The most popular form of entrepreneurship is:

– BV / SRL (Besloten vennootschap / Limited liability company)

To set up a company in Belgium, it is important to know that a BV/SRl company allows only one shareholder. Additional persons can be listed as directors. They can act individually or as a board of directors. If a legal person is appointed as a director, it needs a permanent representative who is not a shareholder, manager, director or other employee of the company. We understand that these details can seem confusing, but our specialists can help you fully understand all the risks and requirements.

How is a company set up in Belgium?

Registering a company in Belgium is more convenient than ever – once selected, we offer our services to clients remotely, with professionals sending all the documents. The registration itself usually takes 2-4 weeks.

The prospective entrepreneur will receive a questionnaire and a list of documents to fill in. We will liaise with the notary and, if necessary, ask you for further details.

BV / SRL (Besloten vennootschap / Société à responsabilité limitée) minimum capital is at least €0,01, but the recommended amount is at least 100-1000€.

Setting up a company in Belgium involves several types of taxes:


Belgian VAT system – 21%


The standard dividend tax rate is 15%. A company is considered to be resident for tax purposes if it has its registered office, head office or place of management in Belgium.

The major Belgian banks are KBC/CBC, Belfius, BNP Paribas and ING Belgium. Some banks may require you to visit them in person as required. To obtain a letter of credit service (letter of credit), you will need to contact the larger banks. ING Bank does not allow the opening of an account if the shareholder is a legal person. However, KBC bank does.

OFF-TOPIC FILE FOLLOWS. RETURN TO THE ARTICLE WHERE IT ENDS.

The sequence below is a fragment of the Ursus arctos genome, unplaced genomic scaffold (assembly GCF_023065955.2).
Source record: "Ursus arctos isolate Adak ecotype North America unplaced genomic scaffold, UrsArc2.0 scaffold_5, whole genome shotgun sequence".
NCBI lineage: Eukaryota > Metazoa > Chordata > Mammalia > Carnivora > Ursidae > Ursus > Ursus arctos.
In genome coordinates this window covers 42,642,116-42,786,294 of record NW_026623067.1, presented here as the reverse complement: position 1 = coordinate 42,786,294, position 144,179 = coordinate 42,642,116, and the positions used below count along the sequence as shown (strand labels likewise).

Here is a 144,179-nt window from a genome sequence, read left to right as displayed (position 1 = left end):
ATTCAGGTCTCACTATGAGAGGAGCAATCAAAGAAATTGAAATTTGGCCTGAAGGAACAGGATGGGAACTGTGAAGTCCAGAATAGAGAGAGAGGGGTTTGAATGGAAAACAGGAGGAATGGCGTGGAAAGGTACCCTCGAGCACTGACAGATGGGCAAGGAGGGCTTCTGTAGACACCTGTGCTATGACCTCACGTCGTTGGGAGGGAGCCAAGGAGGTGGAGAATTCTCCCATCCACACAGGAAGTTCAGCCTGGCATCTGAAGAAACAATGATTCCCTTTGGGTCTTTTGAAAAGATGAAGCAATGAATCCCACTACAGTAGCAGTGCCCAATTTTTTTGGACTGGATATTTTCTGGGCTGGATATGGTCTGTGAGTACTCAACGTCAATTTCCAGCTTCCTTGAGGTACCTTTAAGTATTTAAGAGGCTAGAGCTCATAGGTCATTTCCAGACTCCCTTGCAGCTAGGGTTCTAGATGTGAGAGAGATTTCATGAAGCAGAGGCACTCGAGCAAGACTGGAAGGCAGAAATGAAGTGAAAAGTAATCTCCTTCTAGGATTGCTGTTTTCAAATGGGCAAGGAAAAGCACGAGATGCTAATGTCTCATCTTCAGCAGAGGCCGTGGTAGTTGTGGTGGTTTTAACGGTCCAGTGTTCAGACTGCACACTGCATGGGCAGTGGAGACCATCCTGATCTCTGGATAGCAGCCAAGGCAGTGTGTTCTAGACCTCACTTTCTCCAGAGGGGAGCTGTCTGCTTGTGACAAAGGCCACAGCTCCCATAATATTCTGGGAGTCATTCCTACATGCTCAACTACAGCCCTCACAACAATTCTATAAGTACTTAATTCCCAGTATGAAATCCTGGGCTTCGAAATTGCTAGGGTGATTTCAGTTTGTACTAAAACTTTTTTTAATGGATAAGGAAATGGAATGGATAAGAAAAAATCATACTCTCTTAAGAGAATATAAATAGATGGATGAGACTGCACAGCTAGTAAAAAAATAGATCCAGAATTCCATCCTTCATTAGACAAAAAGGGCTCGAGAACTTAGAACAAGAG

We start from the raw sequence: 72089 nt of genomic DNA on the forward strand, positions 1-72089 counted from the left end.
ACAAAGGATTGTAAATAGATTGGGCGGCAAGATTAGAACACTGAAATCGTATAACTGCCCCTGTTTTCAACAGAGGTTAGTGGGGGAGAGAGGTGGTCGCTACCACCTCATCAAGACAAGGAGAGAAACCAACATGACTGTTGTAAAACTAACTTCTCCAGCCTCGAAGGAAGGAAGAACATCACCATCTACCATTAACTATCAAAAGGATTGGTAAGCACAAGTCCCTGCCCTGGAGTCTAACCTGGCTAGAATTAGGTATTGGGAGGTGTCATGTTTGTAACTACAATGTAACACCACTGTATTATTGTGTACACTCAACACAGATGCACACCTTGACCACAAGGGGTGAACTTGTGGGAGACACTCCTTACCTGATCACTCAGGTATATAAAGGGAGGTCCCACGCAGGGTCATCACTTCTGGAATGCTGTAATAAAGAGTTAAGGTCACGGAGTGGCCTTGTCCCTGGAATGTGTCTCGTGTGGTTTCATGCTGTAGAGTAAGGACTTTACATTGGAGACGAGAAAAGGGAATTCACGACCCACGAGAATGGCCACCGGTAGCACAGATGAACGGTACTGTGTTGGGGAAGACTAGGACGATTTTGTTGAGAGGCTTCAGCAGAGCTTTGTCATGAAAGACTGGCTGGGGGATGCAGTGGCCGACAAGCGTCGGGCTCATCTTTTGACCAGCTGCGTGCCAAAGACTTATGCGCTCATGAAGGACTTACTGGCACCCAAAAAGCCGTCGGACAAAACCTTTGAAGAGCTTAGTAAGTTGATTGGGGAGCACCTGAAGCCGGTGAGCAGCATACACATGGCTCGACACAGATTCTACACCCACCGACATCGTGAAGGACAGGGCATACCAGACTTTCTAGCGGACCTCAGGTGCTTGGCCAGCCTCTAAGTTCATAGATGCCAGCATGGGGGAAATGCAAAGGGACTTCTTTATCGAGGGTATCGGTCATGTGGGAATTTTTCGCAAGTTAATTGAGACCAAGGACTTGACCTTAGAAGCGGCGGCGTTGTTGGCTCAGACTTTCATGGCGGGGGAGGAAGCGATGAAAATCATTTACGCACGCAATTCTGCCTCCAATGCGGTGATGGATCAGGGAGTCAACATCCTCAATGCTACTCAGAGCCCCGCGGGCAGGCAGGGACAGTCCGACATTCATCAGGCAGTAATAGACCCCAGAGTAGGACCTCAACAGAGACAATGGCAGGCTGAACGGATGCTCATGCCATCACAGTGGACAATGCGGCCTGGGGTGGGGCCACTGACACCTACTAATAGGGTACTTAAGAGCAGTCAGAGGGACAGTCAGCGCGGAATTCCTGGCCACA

Openness to international trade, with many companies specialising in the supply of intermediate and semi-finished goods and a strong infrastructure.

BV / SRL profit:

BV/SRL profits are subject to corporate income tax at the standard rate of 25%. The normal dividend tax rate is 15%. Companies are allowed to pay dividends at any time. However, all distributed amounts are subject to a “double test” to protect third parties. This test is made up of two elements: a net worth test and a liquidity test. The first prohibits a distribution if the company’s net assets are or may become negative as a result of the distribution. The liquidity test requires the board of directors to verify that the company will be able to pay its debts for at least 12 months after the distribution.

Belgium is a good place to start a business. It has a strong entrepreneurial culture, especially in Brussels and some of the larger cities. If you are thinking of starting a business in Belgium, research the local market and make sure you have a viable business idea.

LCPC aims to provide you and your business with high quality assistance. Setting up a company is one of the first steps in building your business, and we will help you along the way!

Looking for an advisor?

Make an appointment